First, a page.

Modern Nature (1992) is his most substantial literary achievement. It records in journal form his life in London and Dungeness (where he owned a cottage by the sea), his friends, his film projects, his past life, his present reading and thinking, and his efforts to see his garden flourish on the exposed, rocky beach.

In the next book, At Your Own Risk (1992), the awareness of AIDS is greater, and so is the anger and sexual frankness. Queer politics informs his struggles against disease and against the persistent homophobia of his society. These books precisely evoke English cultural life over a thirty-year period.

From canonical literary texts, Jarman made brilliantly reimagined versions of Shakespeare's The Tempest (1979) and Marlowe's Edward II (1991). The Tempest is full of spectacle and wit. Edward II modernizes Marlowe's analysis of sex and politics to apply it to contemporary England and to expose the centuries-long oppression of homosexuals by the English ruling class. The books that came out of the making of particular films stand as significant works in their own right.

His last film, Blue (1993), shows a pure blue screen with a complex soundtrack of music, sounds, and words (some from Jarman's own hospital notes) to represent the approach of blindness. Jarman said the screen was blue because you can't see the virus. In the grim atmosphere of the late 1980s and early 1990s, Jarman became a fierce fighter for--and celebrator of--queer sexuality.

Kevin Collins, born Keith Collins, was brought up at a village near Newcastle, England, by parents whose beliefs were socialist and devoutly Methodist.

He was the long-time roommate and partner of the director Derek Jarman. The two met at the Tyneside Film Festival in 1987. At the time, Collins was writing software for the government.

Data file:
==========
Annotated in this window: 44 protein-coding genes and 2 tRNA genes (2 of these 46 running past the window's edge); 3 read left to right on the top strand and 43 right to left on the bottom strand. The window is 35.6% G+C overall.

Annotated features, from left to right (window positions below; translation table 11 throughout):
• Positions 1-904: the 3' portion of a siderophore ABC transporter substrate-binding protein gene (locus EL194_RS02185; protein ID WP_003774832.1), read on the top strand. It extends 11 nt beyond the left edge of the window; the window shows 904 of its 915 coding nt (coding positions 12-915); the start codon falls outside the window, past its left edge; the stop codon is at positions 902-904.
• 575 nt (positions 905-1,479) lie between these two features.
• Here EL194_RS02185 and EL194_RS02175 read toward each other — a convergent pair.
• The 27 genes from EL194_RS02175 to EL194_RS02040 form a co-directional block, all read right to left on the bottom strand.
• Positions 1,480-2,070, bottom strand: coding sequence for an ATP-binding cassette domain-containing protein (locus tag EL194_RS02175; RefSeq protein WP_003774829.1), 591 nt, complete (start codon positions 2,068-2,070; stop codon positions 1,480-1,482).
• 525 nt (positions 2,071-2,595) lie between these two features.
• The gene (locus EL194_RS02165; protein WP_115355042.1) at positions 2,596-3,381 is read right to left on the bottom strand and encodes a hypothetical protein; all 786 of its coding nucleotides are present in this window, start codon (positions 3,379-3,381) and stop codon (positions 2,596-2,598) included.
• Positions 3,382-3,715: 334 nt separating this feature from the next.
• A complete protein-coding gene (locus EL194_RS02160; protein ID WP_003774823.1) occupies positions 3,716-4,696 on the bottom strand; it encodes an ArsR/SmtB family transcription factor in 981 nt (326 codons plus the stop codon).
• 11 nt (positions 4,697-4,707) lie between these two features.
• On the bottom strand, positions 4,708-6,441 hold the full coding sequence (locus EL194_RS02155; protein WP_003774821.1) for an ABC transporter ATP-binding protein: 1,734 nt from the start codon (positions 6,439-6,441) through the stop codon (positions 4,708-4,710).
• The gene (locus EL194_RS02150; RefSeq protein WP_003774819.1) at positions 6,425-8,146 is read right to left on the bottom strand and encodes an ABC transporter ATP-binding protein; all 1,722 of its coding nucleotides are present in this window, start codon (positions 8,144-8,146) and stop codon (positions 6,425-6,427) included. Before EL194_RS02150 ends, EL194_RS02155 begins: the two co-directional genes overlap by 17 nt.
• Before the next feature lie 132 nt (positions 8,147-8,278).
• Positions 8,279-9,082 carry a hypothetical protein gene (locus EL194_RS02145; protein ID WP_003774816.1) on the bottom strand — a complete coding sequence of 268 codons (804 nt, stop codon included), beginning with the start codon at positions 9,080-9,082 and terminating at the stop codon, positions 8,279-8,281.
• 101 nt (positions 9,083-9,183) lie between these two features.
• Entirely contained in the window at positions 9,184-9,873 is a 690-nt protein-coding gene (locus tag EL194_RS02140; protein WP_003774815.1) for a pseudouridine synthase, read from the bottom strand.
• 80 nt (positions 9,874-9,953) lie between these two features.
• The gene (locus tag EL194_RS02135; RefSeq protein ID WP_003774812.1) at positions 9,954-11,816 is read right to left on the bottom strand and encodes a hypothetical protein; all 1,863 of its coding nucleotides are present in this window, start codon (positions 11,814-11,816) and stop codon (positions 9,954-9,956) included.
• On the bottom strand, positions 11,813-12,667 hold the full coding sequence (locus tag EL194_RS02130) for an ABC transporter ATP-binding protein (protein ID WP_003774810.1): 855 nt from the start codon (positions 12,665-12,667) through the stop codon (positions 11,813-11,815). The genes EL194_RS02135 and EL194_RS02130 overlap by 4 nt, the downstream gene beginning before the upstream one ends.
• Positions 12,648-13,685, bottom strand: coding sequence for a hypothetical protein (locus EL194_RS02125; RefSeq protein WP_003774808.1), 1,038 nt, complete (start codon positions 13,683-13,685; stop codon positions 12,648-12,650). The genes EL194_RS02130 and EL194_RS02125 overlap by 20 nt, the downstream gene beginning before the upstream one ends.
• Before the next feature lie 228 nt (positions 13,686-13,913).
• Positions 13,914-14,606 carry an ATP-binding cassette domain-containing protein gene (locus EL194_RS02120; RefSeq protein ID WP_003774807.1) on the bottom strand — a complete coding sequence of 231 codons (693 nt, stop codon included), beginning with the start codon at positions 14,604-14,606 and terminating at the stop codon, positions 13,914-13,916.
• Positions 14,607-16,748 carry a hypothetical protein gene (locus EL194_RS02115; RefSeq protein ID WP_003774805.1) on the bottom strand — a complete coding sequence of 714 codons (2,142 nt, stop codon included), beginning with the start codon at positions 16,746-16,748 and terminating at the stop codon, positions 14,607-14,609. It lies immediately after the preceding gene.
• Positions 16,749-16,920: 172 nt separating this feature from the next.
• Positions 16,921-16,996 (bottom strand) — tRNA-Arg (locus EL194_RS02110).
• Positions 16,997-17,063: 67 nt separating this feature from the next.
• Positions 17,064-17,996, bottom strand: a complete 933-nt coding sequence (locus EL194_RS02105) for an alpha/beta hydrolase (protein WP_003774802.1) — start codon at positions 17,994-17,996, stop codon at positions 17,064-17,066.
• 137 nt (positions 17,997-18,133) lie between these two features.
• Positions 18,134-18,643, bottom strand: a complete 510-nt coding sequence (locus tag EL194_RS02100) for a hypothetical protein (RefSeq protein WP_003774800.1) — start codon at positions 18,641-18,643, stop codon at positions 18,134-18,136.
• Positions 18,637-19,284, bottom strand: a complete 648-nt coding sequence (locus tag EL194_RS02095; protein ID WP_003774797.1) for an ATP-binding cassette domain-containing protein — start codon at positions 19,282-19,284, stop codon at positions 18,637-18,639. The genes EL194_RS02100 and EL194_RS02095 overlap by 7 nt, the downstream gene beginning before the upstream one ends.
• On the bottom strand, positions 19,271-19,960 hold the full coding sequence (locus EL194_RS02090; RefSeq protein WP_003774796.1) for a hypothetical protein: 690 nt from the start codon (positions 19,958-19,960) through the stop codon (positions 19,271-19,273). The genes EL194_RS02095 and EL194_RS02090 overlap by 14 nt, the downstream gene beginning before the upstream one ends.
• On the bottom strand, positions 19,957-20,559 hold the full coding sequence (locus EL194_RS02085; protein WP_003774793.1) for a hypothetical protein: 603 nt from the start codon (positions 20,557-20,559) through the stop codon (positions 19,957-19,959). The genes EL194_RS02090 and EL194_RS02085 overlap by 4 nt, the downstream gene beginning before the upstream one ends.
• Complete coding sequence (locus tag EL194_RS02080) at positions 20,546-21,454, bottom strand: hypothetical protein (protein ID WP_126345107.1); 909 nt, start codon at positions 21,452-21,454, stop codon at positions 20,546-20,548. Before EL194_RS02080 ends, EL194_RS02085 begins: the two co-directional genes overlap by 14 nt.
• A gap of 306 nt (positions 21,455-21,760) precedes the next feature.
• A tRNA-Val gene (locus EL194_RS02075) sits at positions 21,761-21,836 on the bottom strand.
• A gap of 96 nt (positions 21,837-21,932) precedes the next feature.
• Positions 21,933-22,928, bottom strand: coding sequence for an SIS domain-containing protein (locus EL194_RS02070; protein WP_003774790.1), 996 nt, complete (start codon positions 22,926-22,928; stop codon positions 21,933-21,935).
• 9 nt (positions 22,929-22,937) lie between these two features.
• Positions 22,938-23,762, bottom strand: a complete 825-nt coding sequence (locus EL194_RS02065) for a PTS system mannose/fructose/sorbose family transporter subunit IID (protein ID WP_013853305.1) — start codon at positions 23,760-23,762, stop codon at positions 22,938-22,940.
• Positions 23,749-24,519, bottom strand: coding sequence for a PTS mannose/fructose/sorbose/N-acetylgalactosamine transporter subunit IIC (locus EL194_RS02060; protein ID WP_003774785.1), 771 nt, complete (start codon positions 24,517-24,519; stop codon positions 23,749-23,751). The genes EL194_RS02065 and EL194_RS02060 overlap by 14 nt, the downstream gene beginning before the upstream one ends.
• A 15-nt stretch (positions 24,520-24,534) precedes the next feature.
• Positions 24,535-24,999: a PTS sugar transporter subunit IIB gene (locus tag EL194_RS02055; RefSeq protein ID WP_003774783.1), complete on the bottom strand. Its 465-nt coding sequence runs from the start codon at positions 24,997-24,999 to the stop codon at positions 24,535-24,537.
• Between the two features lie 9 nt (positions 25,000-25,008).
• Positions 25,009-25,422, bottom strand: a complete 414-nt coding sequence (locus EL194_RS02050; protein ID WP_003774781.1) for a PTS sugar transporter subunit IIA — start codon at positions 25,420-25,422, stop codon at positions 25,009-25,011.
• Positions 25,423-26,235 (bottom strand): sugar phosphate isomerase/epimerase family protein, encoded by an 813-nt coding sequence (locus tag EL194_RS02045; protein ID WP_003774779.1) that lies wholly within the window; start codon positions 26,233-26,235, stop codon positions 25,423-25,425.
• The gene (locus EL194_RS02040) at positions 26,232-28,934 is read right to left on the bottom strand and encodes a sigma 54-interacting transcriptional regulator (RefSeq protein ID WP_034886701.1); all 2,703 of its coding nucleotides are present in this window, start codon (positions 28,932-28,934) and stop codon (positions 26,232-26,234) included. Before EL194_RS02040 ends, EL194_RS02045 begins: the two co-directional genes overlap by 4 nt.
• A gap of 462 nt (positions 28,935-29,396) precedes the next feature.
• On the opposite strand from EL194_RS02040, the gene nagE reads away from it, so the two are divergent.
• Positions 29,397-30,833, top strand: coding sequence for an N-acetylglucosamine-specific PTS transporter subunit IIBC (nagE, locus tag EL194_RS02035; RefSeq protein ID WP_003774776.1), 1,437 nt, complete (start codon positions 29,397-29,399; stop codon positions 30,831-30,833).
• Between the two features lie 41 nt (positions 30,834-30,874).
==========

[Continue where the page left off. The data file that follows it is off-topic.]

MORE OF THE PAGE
Collins helped and assisted Jarman throughout his final illness, up until the director's death in 1994.

In his diaries, Jarman referred to Collins as 'H.B.,' which apparently stood for 'Hinneybeast.'

Collins is said to be a 'long-boarder' (apparently a reference to long-board surfing) and to have worked for a number of years in the 1990s and 2000s as a fisherman.

In 2000, he was the editor of the book 'Smiling In Slow Motion: Derek Jarman.'

He continues to oversee and manage the famous gardens built by Jarman at his house 'Prospect Cottage,' in Dungeness, Kent, England.

Citation Information
Author: Normand, Lawrence
Entry Title: Jarman, Derek
General Editor: Claude J. Summers
Publication Name: glbtq: An Encyclopedia of Gay, Lesbian, Bisexual, Transgender, and Queer Culture
Publication Date: 2002
Date Last Updated October 10, 2007
Web Address www.glbtq.com/literature/jarman_d.html
Publisher glbtq, Inc.
1130 West Adams
Chicago, IL 60607
Today's Date February 19, 2013
Encyclopedia Copyright: © 2002-2006, glbtq, Inc.
Entry Copyright © 1995, 2002 New England Publishing Associates

Days of Love: Celebrating LGBT History One Story at a Time by Elisa Rolle
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Language: English
ISBN-10: 1500563323
-13: 978-1500563325
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Days of Love chronicles more than 700 LGBT couples throughout history, spanning 2000 years from Alexander the Great to the most recent winner of a Lambda Literary Award. Many of the contemporary couples share their stories on how they met and fell in love, as well as photos from when they married or of their families. Included are professional portraits by Robert Giard and Stathis Orphanos, paintings by John Singer Sargent and Giovanni Boldini, and photographs by Frances Benjamin Johnson, Arnold Genthe, and Carl Van Vechten among others. “It's wonderful. Laying it out chronologically is inspired, offering a solid GLBT history. I kept learning things. I love the decision to include couples broken by death. It makes clear how important love is, as well as showing what people have been through. The layout and photos look terrific.” Christopher Bram “I couldn’t resist clicking through every page. I never realized the scope of the book would cover centuries! I know that it will be hugely validating to young, newly-emerging LGBT kids and be reassured that they really can have a secure, respected place in the world as their futures unfold.” Howard Cruse “This international history-and-photo book, featuring 100s of detailed bios of some of the most forward-moving gay persons in history, is sure to be one of those bestsellers that gay folk will enjoy for years to come as reference and research that is filled with facts and fun.” Jack Fritscher